|Posted:||March 19, 2015 12:51 PM|
|From:||Representative Peter J. Daley|
|To:||All House members|
|Subject:||Protecting Children from Secondhand Smoke|
|In the near future, I intend to reintroduce legislation (HB 1613) amending Title 75 to make it a secondary offense to smoke in a vehicle in which young children are being transported.
It is a well-established fact that secondhand smoke has serious consequences for children including sudden infant death syndrome (SIDS), acute lower respiratory infections such as bronchitis and pneumonia and is known to exacerbate more frequent and severe attacks in asthmatic children. Children exposed to secondhand smoke also are at increased risk for ear infections and are more likely to need an operation to insert ear tubes for drainage.
According to the Surgeon General, Secondhand smoke contains more than 250 chemicals known to be carcinogenic, including formaldehyde, benzene, vinyl chloride, arsenic, ammonia, and hydrogen cyanide. Children who are exposed to secondhand smoke are inhaling many of the same cancer-causing substances and poisons as smokers, albeit involuntarily. It stands to reason then that net effect of smoking inside the confines of a vehicle would compound the problem exponentially.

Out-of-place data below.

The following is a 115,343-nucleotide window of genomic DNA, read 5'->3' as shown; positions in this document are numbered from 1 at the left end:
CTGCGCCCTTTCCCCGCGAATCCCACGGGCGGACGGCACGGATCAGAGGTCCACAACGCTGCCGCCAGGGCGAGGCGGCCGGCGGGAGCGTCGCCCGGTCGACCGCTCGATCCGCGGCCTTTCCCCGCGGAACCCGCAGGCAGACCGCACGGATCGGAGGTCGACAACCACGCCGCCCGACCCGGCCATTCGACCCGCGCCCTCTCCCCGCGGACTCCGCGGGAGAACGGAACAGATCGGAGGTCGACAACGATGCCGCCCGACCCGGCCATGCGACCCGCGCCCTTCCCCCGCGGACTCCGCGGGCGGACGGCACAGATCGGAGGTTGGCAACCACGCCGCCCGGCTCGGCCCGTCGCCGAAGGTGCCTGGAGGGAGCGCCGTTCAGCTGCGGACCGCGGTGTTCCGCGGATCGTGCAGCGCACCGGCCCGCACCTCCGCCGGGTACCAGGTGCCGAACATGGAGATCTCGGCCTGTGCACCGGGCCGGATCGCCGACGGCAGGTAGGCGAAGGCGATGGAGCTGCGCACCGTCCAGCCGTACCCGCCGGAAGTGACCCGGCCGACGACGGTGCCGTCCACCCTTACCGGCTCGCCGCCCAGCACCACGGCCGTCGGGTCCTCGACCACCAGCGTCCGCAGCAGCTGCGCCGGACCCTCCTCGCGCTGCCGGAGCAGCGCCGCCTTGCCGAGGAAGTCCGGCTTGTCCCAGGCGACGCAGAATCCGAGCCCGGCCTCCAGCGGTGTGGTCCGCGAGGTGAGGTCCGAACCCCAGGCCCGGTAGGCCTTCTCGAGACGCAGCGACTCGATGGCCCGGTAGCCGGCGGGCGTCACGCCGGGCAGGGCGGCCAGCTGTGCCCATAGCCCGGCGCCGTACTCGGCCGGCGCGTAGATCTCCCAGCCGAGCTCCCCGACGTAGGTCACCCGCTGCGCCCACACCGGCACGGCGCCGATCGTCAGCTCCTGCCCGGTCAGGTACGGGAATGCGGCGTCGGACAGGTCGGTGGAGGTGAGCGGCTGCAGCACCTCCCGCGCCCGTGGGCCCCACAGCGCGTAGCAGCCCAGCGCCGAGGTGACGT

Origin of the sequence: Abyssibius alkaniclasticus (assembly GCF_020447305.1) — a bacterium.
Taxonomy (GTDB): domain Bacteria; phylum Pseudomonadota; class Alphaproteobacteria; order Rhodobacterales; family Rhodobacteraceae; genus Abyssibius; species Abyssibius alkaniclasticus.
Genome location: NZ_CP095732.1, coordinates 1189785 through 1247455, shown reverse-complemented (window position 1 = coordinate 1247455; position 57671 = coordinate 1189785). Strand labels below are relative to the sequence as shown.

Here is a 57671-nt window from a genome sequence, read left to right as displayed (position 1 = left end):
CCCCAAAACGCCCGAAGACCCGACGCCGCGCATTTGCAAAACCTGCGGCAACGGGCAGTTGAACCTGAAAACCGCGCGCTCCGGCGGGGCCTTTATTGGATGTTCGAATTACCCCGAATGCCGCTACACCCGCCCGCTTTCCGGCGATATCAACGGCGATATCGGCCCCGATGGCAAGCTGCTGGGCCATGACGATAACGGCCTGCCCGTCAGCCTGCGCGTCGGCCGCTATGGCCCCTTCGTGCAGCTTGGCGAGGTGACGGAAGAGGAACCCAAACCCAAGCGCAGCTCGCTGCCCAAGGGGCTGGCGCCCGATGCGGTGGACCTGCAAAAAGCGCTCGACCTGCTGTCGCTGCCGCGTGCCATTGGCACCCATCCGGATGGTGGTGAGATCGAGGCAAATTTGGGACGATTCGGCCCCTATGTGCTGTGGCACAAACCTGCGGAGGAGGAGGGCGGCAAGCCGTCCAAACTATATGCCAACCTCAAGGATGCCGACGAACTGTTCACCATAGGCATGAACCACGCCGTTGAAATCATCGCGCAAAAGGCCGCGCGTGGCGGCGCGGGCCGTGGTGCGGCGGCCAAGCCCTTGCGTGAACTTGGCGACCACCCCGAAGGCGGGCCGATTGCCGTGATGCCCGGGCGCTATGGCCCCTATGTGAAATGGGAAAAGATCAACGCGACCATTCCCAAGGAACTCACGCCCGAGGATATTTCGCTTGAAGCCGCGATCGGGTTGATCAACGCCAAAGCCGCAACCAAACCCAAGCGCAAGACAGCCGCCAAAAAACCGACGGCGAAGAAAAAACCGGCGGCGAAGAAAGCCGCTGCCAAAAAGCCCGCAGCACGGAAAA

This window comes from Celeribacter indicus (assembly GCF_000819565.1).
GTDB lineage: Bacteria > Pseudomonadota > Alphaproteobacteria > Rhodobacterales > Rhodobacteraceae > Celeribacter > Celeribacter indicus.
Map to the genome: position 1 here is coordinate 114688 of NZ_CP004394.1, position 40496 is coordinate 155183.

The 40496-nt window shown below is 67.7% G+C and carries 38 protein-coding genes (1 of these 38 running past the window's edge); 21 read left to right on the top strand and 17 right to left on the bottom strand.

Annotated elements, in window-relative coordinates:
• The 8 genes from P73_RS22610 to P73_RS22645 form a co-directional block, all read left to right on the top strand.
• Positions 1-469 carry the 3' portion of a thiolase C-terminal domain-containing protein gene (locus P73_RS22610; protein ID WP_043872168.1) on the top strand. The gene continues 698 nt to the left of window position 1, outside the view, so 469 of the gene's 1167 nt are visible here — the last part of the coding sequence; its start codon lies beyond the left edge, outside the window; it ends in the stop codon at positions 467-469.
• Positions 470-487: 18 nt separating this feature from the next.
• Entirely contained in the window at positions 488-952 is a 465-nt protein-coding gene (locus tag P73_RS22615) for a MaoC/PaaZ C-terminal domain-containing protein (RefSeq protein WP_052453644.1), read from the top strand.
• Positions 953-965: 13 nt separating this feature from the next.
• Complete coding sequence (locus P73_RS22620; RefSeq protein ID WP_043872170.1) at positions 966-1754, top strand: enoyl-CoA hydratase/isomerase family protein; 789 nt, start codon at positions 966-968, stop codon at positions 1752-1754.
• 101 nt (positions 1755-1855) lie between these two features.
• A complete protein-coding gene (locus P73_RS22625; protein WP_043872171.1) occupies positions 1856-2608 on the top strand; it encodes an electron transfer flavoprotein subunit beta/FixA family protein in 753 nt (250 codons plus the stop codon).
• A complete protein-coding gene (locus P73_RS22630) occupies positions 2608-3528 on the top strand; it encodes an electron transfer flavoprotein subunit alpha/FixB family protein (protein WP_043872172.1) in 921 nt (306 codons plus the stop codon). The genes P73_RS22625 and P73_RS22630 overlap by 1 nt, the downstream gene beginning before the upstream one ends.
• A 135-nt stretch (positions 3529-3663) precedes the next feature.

For these reasons and others, I intend to make it a summary offense to smoke in the presence of a child required to be in a child safety seat (those under the age of 8 or less than 80 pounds). Using this criterion makes the new provision easier to enforce. Additionally, this will be a secondary offense, applicable only to those who have been issued a citation for a separate vehicular or traffic violation. The first offense may result in a warning being issued or a fine of up to $100. Any subsequent conviction would result in a fine of no less than $250.
Please join me in helping to promote a healthy, smoke-free environment for the children of the Commonwealth.
Introduced as HB1073